Kilwinning Abbey - picture logo North Ayrshire has a history of Christianity stretching back to the very beginning of missionary enterprise in Scotland. The Celtic Christians of the period of St Columba and St Mungo found here, in this part of Scotland, a fertile field for the propagation of the faith. Kilmarnock, Kilbride, Kilbirnie, are all, like Kilwinning , verbal evidence of the existence of ‘Kils’ or cells of the Culdee or Celtic Church. 
That there existed a religious house at this place, in the early part of the seventh century, is a generally accepted truth; the holy father of the church being St Winin; after whom, in olden times, the town was called the name of Sagtoun/Segdoune (or Saint’s town).
Winin has been identified by some scholars with St Finnan of Moville, an Irish Saint of much earlier date; other authorities say he was a Welshman, called Vynnyn, while the Aberdeen Breviary (published 1507) gives his birthplace as Scotland. In the calendar of Scots Saints, the date assigned to St Winin is 715. His festival was celebrated on 21st January, on which day (Old style) a fair was held in Kilwinning and called St Winning’s Day.
The town now retains the name of this Saint as the church or cell of Winning. So why would St Winin and his band of monks build their mission on the site of the later Abbey, very likely on the spot occupied today by the Abbey Church? Because it is an obvious building site, above a bridging-point on the river, suitable for a fortified mission station and commanding a view of the surrounding country.  Kilwinning Abey - picture
Photo courtesy of Ayrshire & Arran Tourist Board
So there is certain evidence that there was a Christian Church and a monastery of Culdees at Kilwinning several centuries before the foundation of the Benedictine house by Hugh de Morville, Constable of Scotland, and a great territorial magnate of the district, somewhere around 1140-62. Timothy Pont , who had seen the cartulary of the abbey and now lost, wrote in 1608 that the date was 1171 and Richard de Morville (one of the murderers of St Thomas a’ Beckett) as the founder, but evidence shows that King David I gave the district of Cunningham to his friend Hugh de Morville, making him responsible for the peace and security of what became North Ayrshire and the earlier dates.

Kilwinning Abbey  As It Was - sketch “The structure of this monastery,” says Pont, “was solid and grate, all of freestone cutte, the church fair and staitly after ye modell of yat of Glasgow, with a fair steiple of 7 score foote of height, yet standing quhen I myselve did see it.” The length of the church was 225 feet, the breadth of the nave 65 feet and the monastic buildings covered several acres. Kilwinning Abbey As It Was - Plan
A community of Tyrinensian Benedictines was brought from Kelso and the abbey was soon richly endowed by royal and noble benefactors, possessing granges, large estates and the tithes of twenty parish churches giving a revenue of some £20,000 pounds sterling per year.
 For nearly four centuries Kilwinning remained one of the most opulent and flourishing Scottish monasteries. The last abbot and commendator was Gavin Hamilton,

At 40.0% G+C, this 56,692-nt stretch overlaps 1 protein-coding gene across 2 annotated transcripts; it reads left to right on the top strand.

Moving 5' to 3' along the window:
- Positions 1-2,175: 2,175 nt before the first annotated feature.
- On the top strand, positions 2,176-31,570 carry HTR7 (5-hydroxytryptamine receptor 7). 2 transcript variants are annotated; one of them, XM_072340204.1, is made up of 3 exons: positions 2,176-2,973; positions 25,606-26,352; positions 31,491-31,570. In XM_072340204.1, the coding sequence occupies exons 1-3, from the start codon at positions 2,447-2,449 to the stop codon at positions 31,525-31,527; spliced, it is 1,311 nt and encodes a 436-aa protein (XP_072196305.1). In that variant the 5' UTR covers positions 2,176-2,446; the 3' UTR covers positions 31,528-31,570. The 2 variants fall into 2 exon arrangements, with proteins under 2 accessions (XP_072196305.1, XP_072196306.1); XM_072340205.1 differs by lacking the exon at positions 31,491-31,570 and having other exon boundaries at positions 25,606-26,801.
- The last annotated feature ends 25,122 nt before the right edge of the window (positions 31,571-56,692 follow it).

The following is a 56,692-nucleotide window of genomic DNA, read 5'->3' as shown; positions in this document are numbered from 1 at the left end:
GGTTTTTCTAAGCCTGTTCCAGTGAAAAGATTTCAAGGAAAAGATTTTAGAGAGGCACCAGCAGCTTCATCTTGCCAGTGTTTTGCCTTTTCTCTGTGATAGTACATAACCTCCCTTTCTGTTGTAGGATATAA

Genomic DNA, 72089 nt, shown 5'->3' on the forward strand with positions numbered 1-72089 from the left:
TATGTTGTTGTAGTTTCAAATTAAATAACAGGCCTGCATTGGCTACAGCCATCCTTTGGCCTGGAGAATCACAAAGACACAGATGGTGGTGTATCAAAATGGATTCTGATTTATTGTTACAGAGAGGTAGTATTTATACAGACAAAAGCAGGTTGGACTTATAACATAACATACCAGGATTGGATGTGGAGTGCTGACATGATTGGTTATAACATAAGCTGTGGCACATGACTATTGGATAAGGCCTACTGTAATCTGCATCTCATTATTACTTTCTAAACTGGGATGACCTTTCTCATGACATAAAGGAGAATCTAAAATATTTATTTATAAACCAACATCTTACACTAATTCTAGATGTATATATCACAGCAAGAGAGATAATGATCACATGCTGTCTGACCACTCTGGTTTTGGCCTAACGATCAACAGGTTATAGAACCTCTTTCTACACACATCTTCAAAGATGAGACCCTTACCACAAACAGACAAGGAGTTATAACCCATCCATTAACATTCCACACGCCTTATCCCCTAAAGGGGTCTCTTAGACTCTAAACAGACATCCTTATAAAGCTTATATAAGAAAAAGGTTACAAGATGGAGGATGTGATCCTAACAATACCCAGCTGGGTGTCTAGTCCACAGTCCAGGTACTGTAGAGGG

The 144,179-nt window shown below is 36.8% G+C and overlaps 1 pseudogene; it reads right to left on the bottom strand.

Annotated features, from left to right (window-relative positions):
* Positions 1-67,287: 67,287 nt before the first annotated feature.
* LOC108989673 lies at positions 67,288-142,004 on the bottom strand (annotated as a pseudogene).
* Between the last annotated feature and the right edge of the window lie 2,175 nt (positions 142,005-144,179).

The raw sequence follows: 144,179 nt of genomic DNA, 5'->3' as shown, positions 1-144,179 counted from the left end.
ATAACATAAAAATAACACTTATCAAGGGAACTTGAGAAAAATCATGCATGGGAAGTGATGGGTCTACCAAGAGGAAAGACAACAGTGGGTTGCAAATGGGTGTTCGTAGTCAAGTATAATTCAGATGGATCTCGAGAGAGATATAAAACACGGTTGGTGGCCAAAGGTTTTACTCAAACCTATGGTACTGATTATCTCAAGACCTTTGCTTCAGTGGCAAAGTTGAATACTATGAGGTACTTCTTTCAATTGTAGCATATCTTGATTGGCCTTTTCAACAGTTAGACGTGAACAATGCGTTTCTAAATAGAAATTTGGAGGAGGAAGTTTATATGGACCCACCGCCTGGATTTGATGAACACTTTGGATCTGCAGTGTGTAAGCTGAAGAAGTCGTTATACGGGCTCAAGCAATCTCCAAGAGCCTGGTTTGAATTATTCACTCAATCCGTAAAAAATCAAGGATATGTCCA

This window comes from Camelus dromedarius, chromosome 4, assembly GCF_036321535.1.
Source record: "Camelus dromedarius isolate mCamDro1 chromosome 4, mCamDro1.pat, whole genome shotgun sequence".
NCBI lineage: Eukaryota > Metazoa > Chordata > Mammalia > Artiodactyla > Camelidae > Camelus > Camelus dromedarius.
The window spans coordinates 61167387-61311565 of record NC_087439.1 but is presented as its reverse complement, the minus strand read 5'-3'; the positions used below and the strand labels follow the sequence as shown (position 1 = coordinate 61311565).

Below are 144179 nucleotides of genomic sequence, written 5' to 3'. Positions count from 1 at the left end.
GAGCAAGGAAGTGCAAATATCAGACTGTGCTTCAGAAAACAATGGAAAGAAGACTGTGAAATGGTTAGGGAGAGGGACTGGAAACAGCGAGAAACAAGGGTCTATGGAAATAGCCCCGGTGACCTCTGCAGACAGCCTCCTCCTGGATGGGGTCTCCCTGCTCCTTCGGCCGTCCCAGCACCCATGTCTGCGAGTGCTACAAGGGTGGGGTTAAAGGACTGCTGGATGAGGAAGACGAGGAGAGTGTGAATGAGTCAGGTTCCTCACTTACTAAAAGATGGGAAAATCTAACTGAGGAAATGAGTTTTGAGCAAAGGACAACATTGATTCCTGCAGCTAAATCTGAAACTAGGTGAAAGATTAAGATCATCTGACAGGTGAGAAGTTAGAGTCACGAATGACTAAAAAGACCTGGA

who while favouring the Reformation doctrines, was a strong partisan of Queen Mary. He was killed in a battle outside Edinburgh in June, 1571. The suppression and destruction of the abbey soon followed and its possessions, held for a time by the families of Glencairn and Raith, were merged in 1603
with the other properties of the one obvious recipient - Hugh, Earl of Eglinton, whose successors still own them. The Earls of Eglinton have taken some pains to preserve the remains of the buildings, which include the great west doorway with window above, the lower part of the south wall of nave and the tall gable of the south transept with its three lancet windows. The “fair steiple” was struck by lightning in 1809 and fell down
five years later
Kilwinning Abbey - picture

A little known fact tells of the link between Kilwinning , it’s abbey and a great hero of Scottish Independence -
“For we fight, not for glory, nor for riches, nor for honour,
but only and alone for freedom,
which no good man gives up but with his life”
Stirring words, known throughout the world, of the letter from the Scottish Assembly (comprising eight Earls and thirty-one Barons) to Pope John 22nd, or the Declaration of Arbroath as it is better known and also the first great statement of nationhood in history. The man who penned it lies in a vault beneath the ruins of the historic abbey of Kilwinning
The reference to Bernard Linton’s burial at Kilwinning comes in a reliable medieval source ... ‘The Isle of Man Chronicles’. 
Kilwiining Abbey Ruins - picture The choice of Kilwinning is not unexpected, the monks were of the Tyrinensian Order of The Benedictines, as were those of Arbroath so he would have visited here from time to time.

But there is an even stronger link. On his retiral from the Chancellorship, he had been appointed Bishop of the Isles which then had as its base the vulnerable Scottish outpost of the Isle of Man and to where he made frequent trips from the port of Irvine. It is most likely that he died here or on one of his journeys making Kilwinning the most suitable place in status for his return and/or burial.

Exactly where in the Abbey it is not stated, but under the present Heritage Centre is the most likely possibility as the North Tower was often the location of the Consistory Court and a place of special importance. Until about two hundred years ago various ranges of vaults beneath the abbey ruins were still partly accessible but with the rebuilding and extension of the Parish Church, no possible means of access is now discernible nor any indication of what other treasures may be there.